Thursday, March 14, 2013

Henry Driskill -- The Mayor of Woodstock

George Henry Driskill was born May 15, 1900 and grew up just a few hours west, in Keysville, VA. He married his sweetheart Alice in his early 20's, and in his late 20's he moved to Norfolk to accept a job offer from the Ford Plant on Indian River Road. He and Alice rented a home on the river in the historic Oaklette neighborhood, but by the 1940's he wanted land of his own. In 1947 he purchased 8 acres of partly cleared, mostly wooded farm land on Providence Road in rural Kempsville, where spent his non-work hours bird hunting, then rabbit hunting, then drinking, then herding goats; all the while earning the admiration of his neighbors.

Henry retired from the Ford Plant in 1965; and by this time, Kempsville's transition from rural to residential was underway. I-64 construction would overtake his neighbor's property within the next couple of years; and by the late 1970's, most of the farm land around Henry's patch had given way to home construction.  Henry's neighbor Harry Davis donated part of his property on the other side of Providence Road to the city for the development of Woodstock Park. You can read some of Henry's thoughts on the changes in a Virginia Beach Beacon article from 1981 here -- page 1, page 2, page 3.

Henry Driskill died on May 23, 1988. His wife Alice died just a few years later, in December of 1991.   The Driskills had no children of their own, so the land was left to a good friend, a self-described "adopted grandson". Richard Spreder did the reasonable thing and sold the land for development, but he insisted that the new right-of-way that serviced the new homes be named in honor of Henry and Alice.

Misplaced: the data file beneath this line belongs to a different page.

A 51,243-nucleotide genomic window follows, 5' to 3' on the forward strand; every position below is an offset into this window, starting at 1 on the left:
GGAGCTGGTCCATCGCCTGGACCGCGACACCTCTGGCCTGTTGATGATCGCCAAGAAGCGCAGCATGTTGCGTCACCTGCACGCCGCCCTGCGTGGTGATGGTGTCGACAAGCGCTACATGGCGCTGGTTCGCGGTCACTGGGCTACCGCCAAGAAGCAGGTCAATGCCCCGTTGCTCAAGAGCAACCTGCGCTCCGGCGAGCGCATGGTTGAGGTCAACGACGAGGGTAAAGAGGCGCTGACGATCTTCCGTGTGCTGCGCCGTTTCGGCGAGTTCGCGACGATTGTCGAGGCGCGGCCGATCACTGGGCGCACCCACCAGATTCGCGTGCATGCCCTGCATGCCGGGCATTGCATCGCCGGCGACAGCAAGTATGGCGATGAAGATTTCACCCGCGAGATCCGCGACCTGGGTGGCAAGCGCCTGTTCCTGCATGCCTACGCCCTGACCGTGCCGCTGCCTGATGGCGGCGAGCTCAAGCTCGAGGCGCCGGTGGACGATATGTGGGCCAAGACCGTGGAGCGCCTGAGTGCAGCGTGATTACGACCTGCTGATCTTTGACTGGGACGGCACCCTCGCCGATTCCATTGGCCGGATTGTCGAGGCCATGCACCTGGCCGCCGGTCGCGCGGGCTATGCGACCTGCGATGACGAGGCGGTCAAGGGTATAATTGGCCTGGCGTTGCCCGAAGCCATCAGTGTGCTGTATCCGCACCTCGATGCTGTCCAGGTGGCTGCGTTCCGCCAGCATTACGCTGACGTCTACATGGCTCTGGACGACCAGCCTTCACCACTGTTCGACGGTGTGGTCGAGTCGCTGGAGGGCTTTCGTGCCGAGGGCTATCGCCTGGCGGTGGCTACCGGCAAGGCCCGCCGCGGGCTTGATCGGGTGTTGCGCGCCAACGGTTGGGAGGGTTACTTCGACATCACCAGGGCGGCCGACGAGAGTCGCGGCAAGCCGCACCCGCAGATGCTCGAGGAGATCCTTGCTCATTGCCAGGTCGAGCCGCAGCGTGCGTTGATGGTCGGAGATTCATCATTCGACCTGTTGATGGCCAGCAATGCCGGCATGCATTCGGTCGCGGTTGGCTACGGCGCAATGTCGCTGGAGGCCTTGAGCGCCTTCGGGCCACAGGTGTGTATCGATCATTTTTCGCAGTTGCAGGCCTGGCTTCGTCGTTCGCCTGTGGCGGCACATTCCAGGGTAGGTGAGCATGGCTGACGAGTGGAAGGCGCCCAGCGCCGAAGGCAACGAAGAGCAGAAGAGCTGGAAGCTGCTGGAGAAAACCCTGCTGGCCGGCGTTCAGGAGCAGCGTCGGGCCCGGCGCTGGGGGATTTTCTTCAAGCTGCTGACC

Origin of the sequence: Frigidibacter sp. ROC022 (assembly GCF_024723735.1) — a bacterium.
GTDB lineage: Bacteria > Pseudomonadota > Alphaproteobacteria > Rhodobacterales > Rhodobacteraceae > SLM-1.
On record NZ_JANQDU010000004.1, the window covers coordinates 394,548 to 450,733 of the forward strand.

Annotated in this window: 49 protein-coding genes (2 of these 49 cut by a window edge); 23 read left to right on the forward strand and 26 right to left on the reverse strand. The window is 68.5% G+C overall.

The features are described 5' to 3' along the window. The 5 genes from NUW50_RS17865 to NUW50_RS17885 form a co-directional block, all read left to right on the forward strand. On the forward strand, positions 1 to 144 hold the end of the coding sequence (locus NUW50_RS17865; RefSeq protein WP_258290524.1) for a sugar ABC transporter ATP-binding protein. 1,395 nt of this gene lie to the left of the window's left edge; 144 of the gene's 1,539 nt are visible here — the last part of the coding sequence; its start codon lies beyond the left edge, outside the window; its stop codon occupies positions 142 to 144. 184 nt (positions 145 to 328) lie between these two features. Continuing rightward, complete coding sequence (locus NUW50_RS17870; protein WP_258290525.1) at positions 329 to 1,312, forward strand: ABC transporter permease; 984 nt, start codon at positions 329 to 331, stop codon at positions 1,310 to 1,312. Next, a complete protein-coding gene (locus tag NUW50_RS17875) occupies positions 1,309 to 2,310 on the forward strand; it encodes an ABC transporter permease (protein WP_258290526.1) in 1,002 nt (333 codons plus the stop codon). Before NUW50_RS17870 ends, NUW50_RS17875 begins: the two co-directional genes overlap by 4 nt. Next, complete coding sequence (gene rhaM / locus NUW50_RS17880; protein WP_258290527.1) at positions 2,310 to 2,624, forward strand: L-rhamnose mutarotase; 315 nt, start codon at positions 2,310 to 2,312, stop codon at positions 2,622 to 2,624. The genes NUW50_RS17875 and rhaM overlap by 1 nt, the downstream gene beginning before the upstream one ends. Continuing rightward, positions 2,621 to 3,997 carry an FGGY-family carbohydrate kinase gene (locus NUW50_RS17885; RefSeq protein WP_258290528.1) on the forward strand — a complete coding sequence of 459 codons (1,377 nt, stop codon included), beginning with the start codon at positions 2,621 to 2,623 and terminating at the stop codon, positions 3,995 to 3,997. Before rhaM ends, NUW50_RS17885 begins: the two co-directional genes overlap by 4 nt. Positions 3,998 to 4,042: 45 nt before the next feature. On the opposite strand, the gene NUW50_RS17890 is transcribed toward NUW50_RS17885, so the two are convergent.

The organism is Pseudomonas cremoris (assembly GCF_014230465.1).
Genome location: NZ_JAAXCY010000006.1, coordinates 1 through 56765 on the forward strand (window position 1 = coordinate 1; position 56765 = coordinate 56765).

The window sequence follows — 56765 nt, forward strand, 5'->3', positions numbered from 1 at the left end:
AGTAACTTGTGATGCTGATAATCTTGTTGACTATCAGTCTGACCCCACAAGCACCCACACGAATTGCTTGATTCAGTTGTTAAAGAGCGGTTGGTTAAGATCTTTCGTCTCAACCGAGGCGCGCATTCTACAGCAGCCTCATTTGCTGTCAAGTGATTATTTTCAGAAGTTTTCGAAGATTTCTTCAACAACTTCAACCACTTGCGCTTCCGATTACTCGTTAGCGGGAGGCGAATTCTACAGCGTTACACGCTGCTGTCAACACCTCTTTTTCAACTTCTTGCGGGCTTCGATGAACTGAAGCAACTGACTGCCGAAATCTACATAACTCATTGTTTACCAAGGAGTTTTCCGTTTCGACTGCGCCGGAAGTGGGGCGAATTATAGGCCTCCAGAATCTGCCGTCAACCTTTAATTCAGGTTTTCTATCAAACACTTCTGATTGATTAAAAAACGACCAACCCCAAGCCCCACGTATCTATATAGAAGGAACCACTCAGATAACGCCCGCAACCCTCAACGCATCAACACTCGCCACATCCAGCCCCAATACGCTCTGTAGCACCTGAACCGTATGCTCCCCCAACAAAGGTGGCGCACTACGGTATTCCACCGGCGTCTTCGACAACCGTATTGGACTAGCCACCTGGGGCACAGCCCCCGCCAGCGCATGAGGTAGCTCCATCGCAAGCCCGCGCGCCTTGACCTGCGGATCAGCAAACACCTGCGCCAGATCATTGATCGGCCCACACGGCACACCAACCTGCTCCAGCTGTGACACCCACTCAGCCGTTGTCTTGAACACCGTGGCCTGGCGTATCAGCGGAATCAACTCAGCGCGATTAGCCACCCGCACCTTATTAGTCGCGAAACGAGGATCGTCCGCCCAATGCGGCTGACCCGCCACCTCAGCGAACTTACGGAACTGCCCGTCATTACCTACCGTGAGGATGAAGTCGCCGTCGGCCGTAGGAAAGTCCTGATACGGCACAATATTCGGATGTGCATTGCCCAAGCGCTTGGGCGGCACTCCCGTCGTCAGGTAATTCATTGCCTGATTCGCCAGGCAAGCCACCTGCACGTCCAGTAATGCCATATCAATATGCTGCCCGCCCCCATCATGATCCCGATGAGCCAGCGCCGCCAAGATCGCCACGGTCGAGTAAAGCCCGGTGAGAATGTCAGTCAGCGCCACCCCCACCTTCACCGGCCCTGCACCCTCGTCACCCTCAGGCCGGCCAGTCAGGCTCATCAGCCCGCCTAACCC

Henry and Alice, 1965. Henry is admiring his retirement present from the guys at the Ford Plant. I am told that one of their favorite married-couple activities was dynamiting tree stumps.

Before retiring, Henry purchased a car from the Ford Plant for Alice -- a 1964 Galaxy 500. He dubbed it "Miss Alice". It is in pristine condition, with just over 20K miles on it. It is currently under the care of the adopted grandson.

The Driskill residence on Old Providence Road, ca. 1980.  You can see "Miss Alice" in the garage.   The view from the overpass inspired Mr. Driskill to refer to his property as "Driskill Valley"

The same view from the same location in 2013. Trees have grown since then...

looking north, on the property line separating Driskill's property from Avalon Church of Christ.

Next door, neighbor Eloise Cesil's house was in the path of I-64 construction. Henry helped her move her home out of the construction zone and then provided a parcel of land for her to live on. When development began on Driskill Court, this house was moved to Pungo.

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